FROM authors auth  

Here in above script concatenation is used in select list. Alias is used in select list (fullname) and in from clause (auth)

 

Comparison on string data
Comparison operators can also be used with text/string data

 
SELECT [STATE]  
 FROM authors  
 WHERE [STATE] > 'ma'  

Above script will compare the given strings according to alphabetical order. It will return states that start with alphabets after ma.

 

IN operator
IN operator may be used instead of multiple OR

 
SELECT au_fname,au_lname, [STATE]  
 FROM authors  
 WHERE STATE IN ('TN','OR','MI','MD')  

 

Between Operator
Between operator may be used instead of > and <>

SELECT price  
 FROM titles  
 WHERE price BETWEEN 10 AND 20  

 

Wild cards
T-SQL uses two wild cards
‘%’ is used multiple match and ‘_’ is used for single char match

 
SELECT au_fname, au_lname  
 FROM authors  
 WHERE au_fname LIKE 'Abr%'  

Above script will look for names with Abr as first three characters and any characters after these three chars.

 
SELECT au_fname, au_lname  
 FROM authors  
 WHERE au_fname LIKE 'Ab_aham'  

Above script will look for names starting with Ab and ending with aham, and any character there in place of _.

 

Escape character
If we have to find % inside data, then use escape character. Normally @ is used

 
SELECT notes  
 FROM titles  
 WHERE notes LIKE '%@%%' ESCAPE '@'  

 

Pattern matching
Pattern matching may be used when we have a number of expected variations for search

 
SELECT au_lname, au_fname  
 FROM authors  
 WHERE au_fname LIKE '[l,m,s]%'  

Suppose we want to retrieve four letter name whose first char is capital and other are small

 
SELECT au_lname, au_fname  
 FROM authors  
 WHERE au_lname LIKE '[A-Z][a-z][a-z][a-z]'  

Suppose in a case sensitive column we want to retrieve book with title
“life without fear”, but do not know that without is capital or small

 
SELECT title_id, title  
 FROM titles  
 WHERE title LIKE '%[Ww][Ii][Tt][Hh][Oo][Uu][Tt]%'  

We want to retreive just those authors whose first name is 4 char long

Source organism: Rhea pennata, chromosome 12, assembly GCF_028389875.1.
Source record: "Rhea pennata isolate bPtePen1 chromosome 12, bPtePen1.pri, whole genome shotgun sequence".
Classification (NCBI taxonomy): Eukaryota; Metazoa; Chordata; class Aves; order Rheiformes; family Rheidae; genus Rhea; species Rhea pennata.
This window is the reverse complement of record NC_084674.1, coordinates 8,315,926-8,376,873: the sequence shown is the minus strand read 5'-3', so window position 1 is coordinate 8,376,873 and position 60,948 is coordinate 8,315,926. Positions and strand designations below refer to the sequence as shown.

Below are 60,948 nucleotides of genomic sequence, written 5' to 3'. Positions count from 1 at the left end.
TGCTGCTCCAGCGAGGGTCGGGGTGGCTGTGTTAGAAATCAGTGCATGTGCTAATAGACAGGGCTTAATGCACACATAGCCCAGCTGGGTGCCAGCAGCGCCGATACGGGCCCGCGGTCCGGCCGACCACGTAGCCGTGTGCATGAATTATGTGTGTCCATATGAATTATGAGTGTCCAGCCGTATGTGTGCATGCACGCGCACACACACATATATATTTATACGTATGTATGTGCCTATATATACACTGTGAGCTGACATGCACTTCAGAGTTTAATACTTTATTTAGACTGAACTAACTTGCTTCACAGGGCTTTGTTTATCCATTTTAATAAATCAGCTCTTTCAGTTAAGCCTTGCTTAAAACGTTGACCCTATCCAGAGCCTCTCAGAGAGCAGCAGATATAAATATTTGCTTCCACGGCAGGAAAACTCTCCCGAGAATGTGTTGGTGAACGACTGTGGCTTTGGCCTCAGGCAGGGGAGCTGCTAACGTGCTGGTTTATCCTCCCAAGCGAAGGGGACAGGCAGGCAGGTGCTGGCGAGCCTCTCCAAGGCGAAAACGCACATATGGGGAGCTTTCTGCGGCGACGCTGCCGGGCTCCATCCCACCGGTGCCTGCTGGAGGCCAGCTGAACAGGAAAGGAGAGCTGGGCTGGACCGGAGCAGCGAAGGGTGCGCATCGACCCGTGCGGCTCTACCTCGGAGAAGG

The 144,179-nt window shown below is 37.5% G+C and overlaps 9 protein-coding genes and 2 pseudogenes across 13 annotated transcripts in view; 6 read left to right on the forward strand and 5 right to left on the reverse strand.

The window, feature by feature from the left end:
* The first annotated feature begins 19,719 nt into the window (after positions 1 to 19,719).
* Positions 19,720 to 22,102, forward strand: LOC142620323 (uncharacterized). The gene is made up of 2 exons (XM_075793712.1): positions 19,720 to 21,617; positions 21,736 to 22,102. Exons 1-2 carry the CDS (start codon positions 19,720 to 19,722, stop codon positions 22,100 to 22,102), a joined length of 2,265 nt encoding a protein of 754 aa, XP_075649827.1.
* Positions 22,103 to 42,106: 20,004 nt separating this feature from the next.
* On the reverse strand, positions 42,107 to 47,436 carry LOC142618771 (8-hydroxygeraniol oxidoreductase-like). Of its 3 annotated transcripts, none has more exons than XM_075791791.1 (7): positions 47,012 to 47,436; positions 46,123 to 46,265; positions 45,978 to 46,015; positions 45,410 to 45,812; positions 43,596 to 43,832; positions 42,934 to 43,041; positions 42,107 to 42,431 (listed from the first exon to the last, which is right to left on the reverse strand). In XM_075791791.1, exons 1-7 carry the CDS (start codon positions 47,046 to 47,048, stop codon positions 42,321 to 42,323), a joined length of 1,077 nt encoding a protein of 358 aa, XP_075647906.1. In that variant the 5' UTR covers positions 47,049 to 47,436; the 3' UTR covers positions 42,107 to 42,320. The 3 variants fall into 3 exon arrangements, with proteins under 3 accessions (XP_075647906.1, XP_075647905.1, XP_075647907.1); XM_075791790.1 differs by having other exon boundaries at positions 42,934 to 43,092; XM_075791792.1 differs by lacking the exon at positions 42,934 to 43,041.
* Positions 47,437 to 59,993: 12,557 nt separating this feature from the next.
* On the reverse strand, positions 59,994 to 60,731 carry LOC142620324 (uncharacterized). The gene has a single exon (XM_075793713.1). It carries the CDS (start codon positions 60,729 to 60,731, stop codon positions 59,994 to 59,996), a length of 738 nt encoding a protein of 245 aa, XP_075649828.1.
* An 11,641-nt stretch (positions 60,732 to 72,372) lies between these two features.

SELECT au_fname  
 FROM authors  
 WHERE au_fname LIKE '____'  

We can use negate by using <>, !=, ^, not

 
SELECT au_fname  
 FROM authors  
 WHERE au_fname LIKE '[^][^][^][^]'  

You have a column that accepts just 6 chars while inserting data you have to be careful for signs and digits use ‘[A-z][A-z][A-z][A-z][A-z][A-z]’

 

Order by
Order by may be used with column names or numbers. Also we may use calculations for order criteria. Nulls will be placed at start or end of list as spcified by DBMS

 
SELECT au_fname+au_lname name  
 FROM authors  
 ORDER BY name  

 

Distinct
Distinct is used just after select key word. Only one distinct may be there per SQL statement. Will be applied to all columns in select list
Distinct performs like group by except it does not sort the data

 
SELECT DISTINCT [TYPE]  
 FROM titles  

 

group by
Group by works same as distinct. True power comes with aggregate functions like count(). An aggregate can not be specified in group by clause. when using group with aggregate, u have to specify all non aggregate. clolumns in group by clause

 
SELECT [STATE], COUNT(*)  
 FROM authors  
 GROUP BY [STATE]  

 

Having

  • Having clause works like where with a fundamental difference.
  • Where clause defines set of data on which grouping is perfomed.
  • Having clause defines which groups are going to be return to user. Having clause generally contains aggregates as part of selection criteria

 

Compute and compute by
Compute is used to generate summary data. It is backword compatibility. Analysis services roll up is advance to it. Following restrictions are applied.

  • U can use columns in select list only.
  • U must order by compute by column.
  • U can use any aggregate function except count(*).
  • Columns listed after compute by should be identical to those ordered in select clause